The Brown-headed Cowbird, Molothrus ater, is a small bird of the Icteridae family. They are residents to open and semi-open country across most of North America. They are permanent residents in the southern parts of their range. Northern birds migrate to the southern United States and Mexico. At one time, the Brown-headed Cowbird followed the bison herds across the prairies. Their numbers expanded with the clearing of forested areas and the introduction of new grazing animals by settlers across North America.
Adults have a short finch-like bill and dark eyes. The adult male is mainly iridescent black with a brown head. The adult female is gray with a pale throat and fine streaking on the under parts. Brown-headed Cowbirds often travel in flocks, sometimes mixed with Red-winged Blackbirds or European Starlings.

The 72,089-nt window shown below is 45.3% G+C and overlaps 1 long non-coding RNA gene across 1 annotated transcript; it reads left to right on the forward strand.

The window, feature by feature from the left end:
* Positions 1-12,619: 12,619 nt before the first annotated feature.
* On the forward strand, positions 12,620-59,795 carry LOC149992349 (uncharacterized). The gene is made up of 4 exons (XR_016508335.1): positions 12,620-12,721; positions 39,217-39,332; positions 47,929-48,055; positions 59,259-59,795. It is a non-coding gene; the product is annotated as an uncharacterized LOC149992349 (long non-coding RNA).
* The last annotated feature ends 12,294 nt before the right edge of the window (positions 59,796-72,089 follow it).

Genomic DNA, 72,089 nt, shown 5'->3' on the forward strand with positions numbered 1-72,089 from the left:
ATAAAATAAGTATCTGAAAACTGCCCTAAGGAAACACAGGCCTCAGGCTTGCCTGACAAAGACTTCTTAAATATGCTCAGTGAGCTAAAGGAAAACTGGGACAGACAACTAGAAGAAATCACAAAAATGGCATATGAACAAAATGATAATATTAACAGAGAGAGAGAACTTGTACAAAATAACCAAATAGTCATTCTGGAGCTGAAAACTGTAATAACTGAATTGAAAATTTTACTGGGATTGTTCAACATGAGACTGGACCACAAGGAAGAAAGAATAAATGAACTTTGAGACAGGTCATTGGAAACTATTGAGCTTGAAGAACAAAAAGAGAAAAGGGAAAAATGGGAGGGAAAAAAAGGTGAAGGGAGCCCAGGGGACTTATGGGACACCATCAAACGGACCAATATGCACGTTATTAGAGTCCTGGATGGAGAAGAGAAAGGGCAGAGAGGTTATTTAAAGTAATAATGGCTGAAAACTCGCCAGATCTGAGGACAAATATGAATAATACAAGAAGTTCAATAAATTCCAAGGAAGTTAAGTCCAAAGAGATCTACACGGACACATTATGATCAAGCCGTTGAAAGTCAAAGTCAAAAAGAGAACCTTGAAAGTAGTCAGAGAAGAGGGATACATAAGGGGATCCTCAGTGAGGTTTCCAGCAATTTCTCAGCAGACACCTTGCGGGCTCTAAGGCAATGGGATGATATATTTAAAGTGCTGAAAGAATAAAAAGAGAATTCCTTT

These birds forage on the ground, often following grazing animals such as horses and cows to catch insects stirred up by the larger animals. They mainly eat seeds and insects. They are also commonly seen at suburban birdfeeders.
The Brown-headed Cowbird, like other cowbirds, is a parasitic bird. It lays its eggs in the nests of other small passerine birds. The young cowbird is fed by the host parents at the expense of their own young. Brown-headed Cowbirds can lay as many as 36 eggs in a season. Over 140 different species of birds are known to have raised young cowbirds. Host parents may sometimes notice the cowbird egg and either destroy it or build a new nest over the original. Sometimes the hatched young is expelled from the nest as well.